By Monique Lung
Age is a delicate topic for job seekers. Both early-career and late-career professionals wrestle with a common fear that they do not fit with what today’s employers seek. But too often, this becomes a self-fulfilling prophecy.
If you don’t believe in your own talent and capability (due to age-related doubts or otherwise), the employer will not either. Rid yourself of any limiting beliefs and shift your focus, with confidence, to your unique offer to the employer. Whether you are “green” or “golden,” there is distinctive value at either end of the spectrum.
So, what is your age-related value-add?
Greens, you are a fresh canvas.
You bring to the table exposure to current trends and technologies, your demographic’s perspective, and the ability to manage an aggressive bombardment of data and distractions. Kudos if you juggled school and work while remaining faithful to multiple social media platforms. You envision having social impact on humanitarian issues.
You seek a mentor over a boss. You want personal and professional development. As companies become flatter, this self-governance is an asset.
You have experiences in non-profit, hands-on volunteering, and/or studying abroad that serve you well when answering behavior-based interview questions. Additionally, having grown up with the Internet marketplace, you may already be merchants or entrepreneurs.
All of these attributes can give you an advantage in your job search.
Goldens, this is not your first rodeo. Sell your accomplishments!
Goldens bring an informed wisdom, a priceless compassion, and an understanding of the beauty, chaos, and insanity of humanity.
You are the “go-to” generation. Your invaluable network of resources and loyal contacts is established and at your fingertips, a bonus to any employer.
Seasoned at prioritizing and time management, you are the poster child for efficiency. You are a valuable mentor in the workplace. Goldens filter information, know how to strategize, and can quickly make bold, calculated decisions. Your track record tells employers a behavior-based what-you-see-is-what-you-get story.
Job Search Tips for Greens and Goldens
Whether Green or Golden, here are five tips to improve your approach:
- Focus on areas of agreement. If you are a Green, identify how the role or employer aligns with your values, goals and interests; if you are a Golden, find similarities in your prior experience.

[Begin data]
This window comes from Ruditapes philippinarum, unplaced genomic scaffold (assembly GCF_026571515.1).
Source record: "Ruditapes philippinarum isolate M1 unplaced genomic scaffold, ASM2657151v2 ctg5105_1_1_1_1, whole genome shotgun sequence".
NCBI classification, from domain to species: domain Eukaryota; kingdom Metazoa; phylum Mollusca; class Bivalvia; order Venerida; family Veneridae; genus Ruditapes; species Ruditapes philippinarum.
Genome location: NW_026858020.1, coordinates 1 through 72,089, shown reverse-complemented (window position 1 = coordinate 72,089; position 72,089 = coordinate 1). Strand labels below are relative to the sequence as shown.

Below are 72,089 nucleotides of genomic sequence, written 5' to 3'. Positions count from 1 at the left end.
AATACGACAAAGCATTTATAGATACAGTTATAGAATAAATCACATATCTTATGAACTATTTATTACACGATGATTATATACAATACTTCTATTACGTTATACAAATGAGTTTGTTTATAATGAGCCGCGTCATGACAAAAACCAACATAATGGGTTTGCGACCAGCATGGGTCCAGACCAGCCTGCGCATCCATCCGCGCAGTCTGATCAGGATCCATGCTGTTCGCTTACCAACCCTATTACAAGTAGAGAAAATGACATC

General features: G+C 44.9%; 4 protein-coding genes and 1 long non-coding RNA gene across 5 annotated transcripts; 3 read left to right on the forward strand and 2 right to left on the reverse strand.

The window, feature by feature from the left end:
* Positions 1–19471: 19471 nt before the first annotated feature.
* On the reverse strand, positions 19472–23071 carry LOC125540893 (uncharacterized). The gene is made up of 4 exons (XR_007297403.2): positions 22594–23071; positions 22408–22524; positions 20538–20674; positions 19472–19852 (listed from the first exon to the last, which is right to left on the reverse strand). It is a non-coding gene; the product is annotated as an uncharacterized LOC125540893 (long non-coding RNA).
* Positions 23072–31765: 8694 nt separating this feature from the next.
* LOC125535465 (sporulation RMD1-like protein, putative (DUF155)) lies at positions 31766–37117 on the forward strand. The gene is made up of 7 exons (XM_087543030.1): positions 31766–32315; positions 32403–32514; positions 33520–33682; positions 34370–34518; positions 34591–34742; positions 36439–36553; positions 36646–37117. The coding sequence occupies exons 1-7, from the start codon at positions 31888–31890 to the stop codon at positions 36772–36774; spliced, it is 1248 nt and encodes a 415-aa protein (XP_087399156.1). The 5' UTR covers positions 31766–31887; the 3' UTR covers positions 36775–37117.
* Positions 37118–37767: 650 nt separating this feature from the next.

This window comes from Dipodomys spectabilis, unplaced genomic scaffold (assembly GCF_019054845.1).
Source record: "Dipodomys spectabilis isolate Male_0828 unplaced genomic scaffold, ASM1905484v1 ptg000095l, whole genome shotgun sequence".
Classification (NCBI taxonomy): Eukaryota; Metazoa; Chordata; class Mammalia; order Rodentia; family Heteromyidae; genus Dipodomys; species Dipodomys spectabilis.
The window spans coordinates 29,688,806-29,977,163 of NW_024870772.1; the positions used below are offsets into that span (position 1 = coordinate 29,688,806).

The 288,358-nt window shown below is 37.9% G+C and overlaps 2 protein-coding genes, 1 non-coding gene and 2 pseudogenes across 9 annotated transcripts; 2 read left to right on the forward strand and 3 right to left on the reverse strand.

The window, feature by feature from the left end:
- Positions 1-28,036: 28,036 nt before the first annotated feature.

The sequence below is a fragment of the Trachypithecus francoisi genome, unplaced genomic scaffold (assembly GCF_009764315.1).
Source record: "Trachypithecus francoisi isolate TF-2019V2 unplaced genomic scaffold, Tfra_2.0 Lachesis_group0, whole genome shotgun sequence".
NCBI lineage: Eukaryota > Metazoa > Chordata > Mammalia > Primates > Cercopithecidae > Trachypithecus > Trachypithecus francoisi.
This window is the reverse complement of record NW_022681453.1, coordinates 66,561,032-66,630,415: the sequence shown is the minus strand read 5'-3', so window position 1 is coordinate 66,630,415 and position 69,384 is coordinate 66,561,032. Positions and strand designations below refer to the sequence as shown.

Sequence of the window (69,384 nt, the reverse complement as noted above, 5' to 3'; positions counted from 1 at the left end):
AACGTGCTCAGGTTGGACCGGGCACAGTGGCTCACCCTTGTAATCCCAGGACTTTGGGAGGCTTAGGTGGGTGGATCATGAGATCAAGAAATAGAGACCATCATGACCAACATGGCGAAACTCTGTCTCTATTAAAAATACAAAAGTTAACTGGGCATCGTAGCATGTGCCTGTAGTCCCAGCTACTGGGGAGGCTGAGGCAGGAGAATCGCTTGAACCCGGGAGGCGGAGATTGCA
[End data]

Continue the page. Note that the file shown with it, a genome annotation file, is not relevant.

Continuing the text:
- Know your value. Prepare your value statement for interviews, your resume, cover letters, LinkedIn profile, and networking. If the right words elude you, take an assessment such as MBTI, Gallup StrengthsFinder 2.0, DiSC, Kolbe, etc. Goldens, you have become proficient at many things over the years in a way that many other candidates have not. Greens, you like becoming more self-aware and grew up in an era hyper-focused on ongoing professional development.
- Do your research. Study salaries and the demand in the area for your skills. Be realistic about your next chapter. Helpful websites: salary.com, payscale.com, glassdoor.com, careeronestop.org. Goldens, specific industries like Tech and Healthcare are in particular need for your expertise as a result of COVID-19.
- Confidence, the game-changer. (Worth another mention!) You must convey that YOU are the cat’s meow! The employer NEEDS you because you were born to be in that role, with that employer. If there is ANY hesitation, the interviewers will smell it. Take time to get super clear on what you want and waltz in with clarity.
- Respect one another. Alas, we are all dependent upon each other. The more we embrace that reality, the better our connections and outcomes will be.
Every generation offers a unique set of skills, abilities, and perspectives to potential employers. Whether Green or Golden, acknowledge and embrace your unique advantages, practice articulating your value, and step into your job search with confidence and conviction.
Editor’s Note: This post was originally published in July 2018 and has been updated to reflect the current job search realities and most up-to-date best practices.
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